Courtesy of ExecutiveAgent.com
Four realities drive the executive search industry. Understand how to work within them, and you’ll be much more likely to get on the recruiter’s radar.
Reality 1: Recruiters are consultants who work on behalf of clients to fill jobs. All actions support this goal. Candidates are a means to an end, i.e., filling the employer’s vacancy. Very few recruiters spend the time to cultivate ongoing relationships with a network of candidates, unless the candidates have specialized skills or experience the firm looks for regularly.
Reality 2: Recruiting is a sales-driven business. Recruiters are sales professionals – they sell employers on their capability to fill jobs, candidates on the benefits of a job, and employers on the firm’s recommended candidates. As a candidate, you’re both a seller and a buyer, with the recruiter as the middleman. Position yourself as an attractive “sale” for the recruiter by being flexible and open to opportunities they present. The recruiter can then help you make an educated “buy” decision, by sharing information on the employer’s hiring needs and strategic direction.
Reality 3: Recruiters structure their day around what’s most pressing with their project caseload. “There’s a cyclic approach to the recruiting business, like any sales profession,” says Bill Radin, president of Radin Associates, an executive search firm specializing in the sensor industry. For example: If the firm needs more jobs to fill, recruiters spend the bulk of their time marketing to hiring employers. Once they’ve got a client, the recruiter works with the employer to understand job requirements and identify important candidate attributes.
If the firm already has jobs to fill, energy focuses on completing the project by sourcing and qualifying candidates. On any given day, a recruiter might:
- Search databases and online sources for potential candidates
- Interview potential candidates
- Check candidates’ references and degrees
- Pitch candidates to the hiring employer
- Prepare candidates to interview
- Debrief candidates after the interview
If the hiring employer is interested in the recruiter’s candidate, the recruiter shifts focus again. Now the goal is to advise the employer on developing a competitive offer and facilitate negotiations. Once the offer has been accepted, the recruiter also helps prepare the hired candidate make a smooth transition to the new employer.
Reality 4: Timing is everything when targeting recruiters. If your application hits the recruiter’s desk when they are focused on selling business or closing offers for existing candidates, there’s a very low probability you’ll hear anything. As Radin says, “If I don’t get back to candidates, there’s nothing for us to talk about. I don’t have anything for them.” Recruiters may intend to get back to you, but in the recruiting world whatever is most pressing gets done first.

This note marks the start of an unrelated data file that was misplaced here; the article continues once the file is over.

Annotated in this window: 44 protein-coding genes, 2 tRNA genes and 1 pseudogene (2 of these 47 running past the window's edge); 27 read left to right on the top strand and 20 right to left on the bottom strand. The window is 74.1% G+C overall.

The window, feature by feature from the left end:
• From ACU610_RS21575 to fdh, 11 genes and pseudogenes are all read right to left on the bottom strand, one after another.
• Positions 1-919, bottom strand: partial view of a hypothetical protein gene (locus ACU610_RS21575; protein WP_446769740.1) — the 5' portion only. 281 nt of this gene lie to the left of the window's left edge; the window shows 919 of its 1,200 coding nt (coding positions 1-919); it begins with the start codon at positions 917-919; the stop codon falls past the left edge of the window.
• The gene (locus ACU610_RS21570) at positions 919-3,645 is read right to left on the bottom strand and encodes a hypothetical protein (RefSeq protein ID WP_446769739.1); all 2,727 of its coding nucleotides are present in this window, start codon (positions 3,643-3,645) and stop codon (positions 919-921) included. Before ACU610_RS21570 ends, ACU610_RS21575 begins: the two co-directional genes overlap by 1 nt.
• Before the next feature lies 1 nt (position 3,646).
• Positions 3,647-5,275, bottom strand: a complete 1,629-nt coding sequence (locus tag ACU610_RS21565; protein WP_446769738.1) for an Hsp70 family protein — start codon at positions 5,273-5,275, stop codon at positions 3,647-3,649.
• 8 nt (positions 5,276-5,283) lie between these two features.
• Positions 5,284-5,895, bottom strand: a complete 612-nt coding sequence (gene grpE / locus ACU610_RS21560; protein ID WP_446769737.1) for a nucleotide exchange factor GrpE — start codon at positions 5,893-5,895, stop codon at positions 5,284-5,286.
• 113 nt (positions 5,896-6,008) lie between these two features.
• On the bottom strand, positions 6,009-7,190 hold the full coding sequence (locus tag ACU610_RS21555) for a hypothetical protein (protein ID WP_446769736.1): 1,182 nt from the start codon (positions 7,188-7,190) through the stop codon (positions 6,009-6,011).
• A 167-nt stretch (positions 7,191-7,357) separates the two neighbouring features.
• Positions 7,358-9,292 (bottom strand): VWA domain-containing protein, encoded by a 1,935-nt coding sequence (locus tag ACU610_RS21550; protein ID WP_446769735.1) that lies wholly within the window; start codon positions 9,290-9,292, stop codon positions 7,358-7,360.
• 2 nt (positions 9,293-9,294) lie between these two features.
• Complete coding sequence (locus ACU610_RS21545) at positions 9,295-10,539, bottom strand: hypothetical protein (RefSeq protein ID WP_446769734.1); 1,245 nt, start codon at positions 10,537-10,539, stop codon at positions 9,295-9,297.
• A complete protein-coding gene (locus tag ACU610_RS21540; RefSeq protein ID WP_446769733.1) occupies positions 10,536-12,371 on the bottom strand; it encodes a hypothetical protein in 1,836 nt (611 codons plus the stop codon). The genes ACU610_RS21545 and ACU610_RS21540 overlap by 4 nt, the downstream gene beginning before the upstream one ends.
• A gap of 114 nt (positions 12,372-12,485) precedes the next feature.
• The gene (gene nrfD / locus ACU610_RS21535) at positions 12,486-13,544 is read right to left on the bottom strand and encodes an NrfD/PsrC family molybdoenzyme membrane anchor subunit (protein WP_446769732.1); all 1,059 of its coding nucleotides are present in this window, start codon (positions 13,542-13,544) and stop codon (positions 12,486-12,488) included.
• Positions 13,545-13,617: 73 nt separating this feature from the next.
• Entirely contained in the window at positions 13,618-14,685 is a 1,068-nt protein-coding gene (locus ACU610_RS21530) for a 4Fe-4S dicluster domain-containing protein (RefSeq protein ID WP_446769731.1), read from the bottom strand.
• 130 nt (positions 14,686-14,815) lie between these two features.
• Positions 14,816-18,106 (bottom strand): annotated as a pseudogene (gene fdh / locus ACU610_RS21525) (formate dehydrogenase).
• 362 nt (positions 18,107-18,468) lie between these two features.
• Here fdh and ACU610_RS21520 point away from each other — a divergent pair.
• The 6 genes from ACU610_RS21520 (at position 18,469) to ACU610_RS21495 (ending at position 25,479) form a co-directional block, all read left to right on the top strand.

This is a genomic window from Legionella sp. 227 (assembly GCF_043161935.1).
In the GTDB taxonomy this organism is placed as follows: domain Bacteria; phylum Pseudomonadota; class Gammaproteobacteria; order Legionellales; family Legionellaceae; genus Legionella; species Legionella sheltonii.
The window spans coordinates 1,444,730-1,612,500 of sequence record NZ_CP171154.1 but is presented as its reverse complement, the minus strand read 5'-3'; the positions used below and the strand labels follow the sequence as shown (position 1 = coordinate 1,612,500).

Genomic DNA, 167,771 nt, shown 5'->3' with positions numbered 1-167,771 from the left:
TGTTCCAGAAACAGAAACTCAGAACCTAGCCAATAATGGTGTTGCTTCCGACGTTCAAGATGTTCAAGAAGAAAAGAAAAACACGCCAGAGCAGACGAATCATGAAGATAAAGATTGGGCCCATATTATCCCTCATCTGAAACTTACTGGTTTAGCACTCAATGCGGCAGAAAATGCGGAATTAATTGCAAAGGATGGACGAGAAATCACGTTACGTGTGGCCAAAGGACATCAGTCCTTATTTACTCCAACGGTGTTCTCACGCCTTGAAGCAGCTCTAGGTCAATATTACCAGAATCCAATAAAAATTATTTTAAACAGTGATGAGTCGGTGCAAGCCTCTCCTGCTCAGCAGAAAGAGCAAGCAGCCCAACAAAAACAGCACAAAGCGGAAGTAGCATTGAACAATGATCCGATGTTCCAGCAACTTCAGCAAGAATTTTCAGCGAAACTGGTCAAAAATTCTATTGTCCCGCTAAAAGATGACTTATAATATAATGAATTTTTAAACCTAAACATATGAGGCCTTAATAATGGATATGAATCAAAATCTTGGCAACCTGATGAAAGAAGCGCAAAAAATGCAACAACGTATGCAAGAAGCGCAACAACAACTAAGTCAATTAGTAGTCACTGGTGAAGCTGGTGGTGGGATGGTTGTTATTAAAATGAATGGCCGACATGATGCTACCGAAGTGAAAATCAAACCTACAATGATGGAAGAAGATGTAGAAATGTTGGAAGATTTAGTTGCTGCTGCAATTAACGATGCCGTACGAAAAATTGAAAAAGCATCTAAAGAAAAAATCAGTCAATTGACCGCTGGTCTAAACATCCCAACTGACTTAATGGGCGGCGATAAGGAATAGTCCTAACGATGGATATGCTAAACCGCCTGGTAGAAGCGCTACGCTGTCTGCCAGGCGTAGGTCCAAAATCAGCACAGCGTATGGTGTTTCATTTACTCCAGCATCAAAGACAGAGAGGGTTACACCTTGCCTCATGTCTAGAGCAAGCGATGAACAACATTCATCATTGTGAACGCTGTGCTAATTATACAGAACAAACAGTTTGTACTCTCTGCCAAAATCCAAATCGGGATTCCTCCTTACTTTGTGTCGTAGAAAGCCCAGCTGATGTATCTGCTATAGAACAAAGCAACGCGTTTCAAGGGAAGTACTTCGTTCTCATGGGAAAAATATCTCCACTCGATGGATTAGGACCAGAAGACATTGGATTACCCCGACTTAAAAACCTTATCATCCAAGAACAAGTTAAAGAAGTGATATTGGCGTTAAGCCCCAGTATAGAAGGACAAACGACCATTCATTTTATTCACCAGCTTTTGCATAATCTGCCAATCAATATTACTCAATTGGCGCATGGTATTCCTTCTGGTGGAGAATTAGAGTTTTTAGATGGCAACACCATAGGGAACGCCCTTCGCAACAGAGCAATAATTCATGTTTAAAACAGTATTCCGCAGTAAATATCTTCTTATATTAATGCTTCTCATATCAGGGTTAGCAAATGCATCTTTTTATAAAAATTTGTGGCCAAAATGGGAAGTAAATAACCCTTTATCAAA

There are ways to make you stand out, regardless of the recruiter’s position in the sales and placement cycle. A few strategies to consider:
- Have an aggressive, well-written cover letter targeting recruiters specifically.
- Include keywords in your resume that can be searched through the firm’s resume database.
- Target your resume campaign to recruiters who specialize in placing candidates with your industry or functional experience.
- Ask the recruiter where the firm is in the recruitment cycle – e.g., selling business, sourcing candidates, negotiating placements.
- Stay in touch with recruiters with periodic email updates, to demonstrate your continued interest.
- Know the recruiter’s business model. Contingency firms receive payment only when a candidate is placed, whereas retained firms are paid for conducting the search, not exclusively for the placement. Also, some contingency firms market candidates to employers, even if no known vacancy exists.
Letters to Search Firms
Most search consultants receive a huge volume of resumes. Indeed, very large firms employ people whose only job is to open mail, type a few key resume words into a computer, and then file your paperwork. It simply does not pay to write a long and involved letter because search consultants don't have time to read them. Therefore, your search firm cover letter should:
- Be brief and to the point in summarizing key skills and experience.
- Indicate the types of positions for which you are qualified and interested.
- Give a current compensation range.
- Request that your resume not be forwarded to a prospective hiring organization without your consent if you are mailing to a contingency search firm.
Telephone follow-up on resumes sent to recruiters is extremely difficult. If they are interested, they will call you. It may be easier to make phone contact with a small, localized firm. Most recruiters with a large firm will not take your call unless you have been introduced by someone who knows the search consultant directly.